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The Llewellyn Encyclopedia

Term: Elemental Symbols


Elemental Symbols: Much of magic is done through the mediation of the four occult elements, Fire, Air, Water, and Earth. They determine both the type of energy that accomplishes the work and the avenue through which it acts. For this reason a clear understanding and proper use of the elements is vital in ritual. Each element is represented by its own material symbol, which is placed atop the altar beside the lamp in the appropriate elemental quarter. If a ritual concerns only one element, its symbol is placed on the altar alone; if all four elements are involved, all four symbols are present.

Fire is embodied in a short rod about nine inches long. This has a very specific design in the Golden Dawn magical system, but the details are not really necessary. It is the essential shape of the rod that is most important. The nature of elemental Fire is in accord with this strongly phallic symbol.

Air is embodied in a short dagger. Again, it is the associations of the blade—its flashing quickness, its piercing quality, its brightness——that are important, not details of the hilt and so on. The difference in tone between the rod and the dagger says much about the essential difference between elemental Fire and Air.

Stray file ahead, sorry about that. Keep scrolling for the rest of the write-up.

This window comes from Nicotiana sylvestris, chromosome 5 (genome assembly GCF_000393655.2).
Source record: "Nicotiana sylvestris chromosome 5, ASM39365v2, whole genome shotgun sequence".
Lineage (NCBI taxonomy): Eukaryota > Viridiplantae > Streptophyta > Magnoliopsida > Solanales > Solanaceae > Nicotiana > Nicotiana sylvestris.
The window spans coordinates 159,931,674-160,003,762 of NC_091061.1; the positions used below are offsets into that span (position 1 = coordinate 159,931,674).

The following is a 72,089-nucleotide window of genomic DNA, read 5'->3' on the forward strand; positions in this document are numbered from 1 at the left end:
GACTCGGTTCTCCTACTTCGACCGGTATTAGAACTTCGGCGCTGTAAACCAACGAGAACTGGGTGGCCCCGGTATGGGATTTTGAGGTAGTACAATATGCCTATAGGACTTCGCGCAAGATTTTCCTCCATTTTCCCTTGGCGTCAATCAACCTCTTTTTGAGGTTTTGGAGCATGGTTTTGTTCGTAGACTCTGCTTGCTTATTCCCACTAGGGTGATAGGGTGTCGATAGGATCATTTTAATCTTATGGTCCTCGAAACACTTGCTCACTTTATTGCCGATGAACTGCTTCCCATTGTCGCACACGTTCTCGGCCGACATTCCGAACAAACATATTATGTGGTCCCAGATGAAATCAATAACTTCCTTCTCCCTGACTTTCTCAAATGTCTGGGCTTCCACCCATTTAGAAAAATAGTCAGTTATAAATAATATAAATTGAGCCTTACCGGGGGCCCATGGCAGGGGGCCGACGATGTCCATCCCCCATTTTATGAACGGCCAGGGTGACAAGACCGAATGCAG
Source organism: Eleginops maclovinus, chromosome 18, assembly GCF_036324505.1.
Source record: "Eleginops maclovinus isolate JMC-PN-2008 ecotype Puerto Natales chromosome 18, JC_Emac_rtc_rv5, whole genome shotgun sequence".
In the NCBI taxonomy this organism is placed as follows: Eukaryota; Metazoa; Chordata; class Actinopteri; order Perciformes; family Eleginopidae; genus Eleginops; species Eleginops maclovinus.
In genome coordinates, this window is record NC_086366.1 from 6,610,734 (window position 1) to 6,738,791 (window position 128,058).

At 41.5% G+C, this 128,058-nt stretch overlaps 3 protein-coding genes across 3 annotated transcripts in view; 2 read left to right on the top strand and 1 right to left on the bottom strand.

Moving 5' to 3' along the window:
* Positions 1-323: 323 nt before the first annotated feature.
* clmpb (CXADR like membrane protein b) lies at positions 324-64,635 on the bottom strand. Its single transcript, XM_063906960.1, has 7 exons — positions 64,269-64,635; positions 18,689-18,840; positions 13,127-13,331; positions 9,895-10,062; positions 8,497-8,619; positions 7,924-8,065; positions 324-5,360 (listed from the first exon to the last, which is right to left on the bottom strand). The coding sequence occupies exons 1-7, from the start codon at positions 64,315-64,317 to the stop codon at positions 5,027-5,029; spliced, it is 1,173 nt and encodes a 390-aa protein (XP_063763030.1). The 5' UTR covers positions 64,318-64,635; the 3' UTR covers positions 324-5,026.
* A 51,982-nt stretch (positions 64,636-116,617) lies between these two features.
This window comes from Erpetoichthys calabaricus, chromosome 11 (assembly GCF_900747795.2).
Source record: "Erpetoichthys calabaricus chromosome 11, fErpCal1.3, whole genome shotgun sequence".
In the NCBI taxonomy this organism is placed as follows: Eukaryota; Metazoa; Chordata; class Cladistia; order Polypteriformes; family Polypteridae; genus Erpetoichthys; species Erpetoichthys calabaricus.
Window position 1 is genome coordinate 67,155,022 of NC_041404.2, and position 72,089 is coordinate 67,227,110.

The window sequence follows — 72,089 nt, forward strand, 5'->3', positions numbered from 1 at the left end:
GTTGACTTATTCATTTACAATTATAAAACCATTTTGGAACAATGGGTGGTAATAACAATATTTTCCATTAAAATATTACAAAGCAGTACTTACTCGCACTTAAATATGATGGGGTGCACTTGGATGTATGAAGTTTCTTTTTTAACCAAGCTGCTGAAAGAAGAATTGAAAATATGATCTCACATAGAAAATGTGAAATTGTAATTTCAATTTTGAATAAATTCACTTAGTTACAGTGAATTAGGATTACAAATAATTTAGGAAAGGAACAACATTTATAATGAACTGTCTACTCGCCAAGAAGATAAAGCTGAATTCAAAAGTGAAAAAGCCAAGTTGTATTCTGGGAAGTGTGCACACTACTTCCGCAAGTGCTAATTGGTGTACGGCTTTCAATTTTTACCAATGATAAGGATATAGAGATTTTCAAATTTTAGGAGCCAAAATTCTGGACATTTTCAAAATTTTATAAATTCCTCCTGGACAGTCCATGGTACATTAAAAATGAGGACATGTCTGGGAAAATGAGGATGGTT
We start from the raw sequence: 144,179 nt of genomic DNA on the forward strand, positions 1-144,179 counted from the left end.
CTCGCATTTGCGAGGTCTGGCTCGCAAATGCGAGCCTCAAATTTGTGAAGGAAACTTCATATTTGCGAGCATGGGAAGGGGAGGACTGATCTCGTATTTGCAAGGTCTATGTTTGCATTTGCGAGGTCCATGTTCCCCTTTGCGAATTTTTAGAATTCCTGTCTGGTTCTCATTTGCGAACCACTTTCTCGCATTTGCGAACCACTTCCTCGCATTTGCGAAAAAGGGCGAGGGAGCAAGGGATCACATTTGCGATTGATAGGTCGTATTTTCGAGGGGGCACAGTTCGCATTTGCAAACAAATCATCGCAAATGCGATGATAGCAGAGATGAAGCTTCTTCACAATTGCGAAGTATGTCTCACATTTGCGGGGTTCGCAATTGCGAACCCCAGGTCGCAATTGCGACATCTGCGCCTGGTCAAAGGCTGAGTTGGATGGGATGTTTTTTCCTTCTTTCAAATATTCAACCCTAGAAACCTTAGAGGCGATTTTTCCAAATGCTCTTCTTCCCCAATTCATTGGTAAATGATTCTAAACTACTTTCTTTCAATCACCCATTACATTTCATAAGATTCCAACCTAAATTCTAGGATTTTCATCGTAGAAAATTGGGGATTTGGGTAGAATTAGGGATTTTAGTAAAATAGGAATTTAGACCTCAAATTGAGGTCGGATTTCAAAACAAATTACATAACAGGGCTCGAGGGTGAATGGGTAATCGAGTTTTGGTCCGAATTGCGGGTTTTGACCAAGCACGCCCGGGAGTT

Water is embodied in a cup or chalice. It should be rounded and womblike, enclosing and protective. It is also more harmonious if the cup is made of a watery, or at least a natural, material. Blue hand blown glass is good, or earth-tone ceramic.

Earth is embodied in the disk or pentacle. This is a flat disk painted with Earth colors. Ideally it should be made of clay or stone. Usually it is of wood. It must not be too large to conveniently hold in the hand—four inches in diameter is a good size, because four is a material, earthy number.

So far as I know, the use of elemental symbols originated with the Victorian Order of the Golden Dawn in the last century, and received its inspiration from the symbols of the lesser arcana—the number cards—of the Tarot. Specific, formal symbols of the four elements were not used in medieval times, and are not strictly necessary. However, the employment of these symbols has become almost universal in modern magic, and they can be very useful. It is important that they be made to harmonize with the sensibilities of the one who will actually use them, not merely according to some arbitrary standard.
source: Truth about Ritual Magic, Donald Tyson

Also See: Elemental Symbol


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